Evergreen Aviation & Space Museum, McMinnville, OR

gkat_117.pdf45° 12 15 N, 123° 8 40 W

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The Spruce Goose

There are many aviation museums, but only one has Howard Hughes’s gigantic flying boat, the Hercules H-4 (better known as the Spruce Goose). The plane, made almost entirely from wood, flew once in 1947, and then was maintained in flight-ready condition until Hughes’s death in 1976.

During the Second World War, the U.S. lost enormous numbers of ships, materials, and men crossing the Atlantic Ocean because of Nazi German U-boats. In 1942 Allied shipping losses were at their height, with more than 1,600 ships sunk. In July of that year, the U.S. government gave an $18m contract to the newly formed Hughes Kaiser Corporation to create three flying boats capable of transporting up to 750 troops high above the U-boat threat.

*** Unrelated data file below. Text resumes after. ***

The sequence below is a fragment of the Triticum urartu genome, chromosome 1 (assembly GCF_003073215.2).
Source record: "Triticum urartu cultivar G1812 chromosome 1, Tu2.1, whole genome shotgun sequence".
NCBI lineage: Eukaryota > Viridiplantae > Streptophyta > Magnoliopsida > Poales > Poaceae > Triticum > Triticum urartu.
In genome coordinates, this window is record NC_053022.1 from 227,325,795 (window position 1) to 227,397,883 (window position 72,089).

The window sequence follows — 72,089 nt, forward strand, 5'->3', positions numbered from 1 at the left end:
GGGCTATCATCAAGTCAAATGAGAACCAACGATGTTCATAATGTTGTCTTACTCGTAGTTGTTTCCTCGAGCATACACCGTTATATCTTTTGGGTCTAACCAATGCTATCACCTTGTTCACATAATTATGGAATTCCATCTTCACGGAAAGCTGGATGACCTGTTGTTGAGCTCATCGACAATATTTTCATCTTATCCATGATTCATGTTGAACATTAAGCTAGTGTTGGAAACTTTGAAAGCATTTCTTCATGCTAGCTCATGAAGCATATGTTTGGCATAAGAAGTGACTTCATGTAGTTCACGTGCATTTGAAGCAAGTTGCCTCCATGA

Because metal was needed for the war effort, Hughes chose to make the aircraft out of laminated wood (mostly birch, not spruce). The frame and ribs of the Spruce Goose were made from wood, and laminated wood sections were molded into thin sheets and glued over ...

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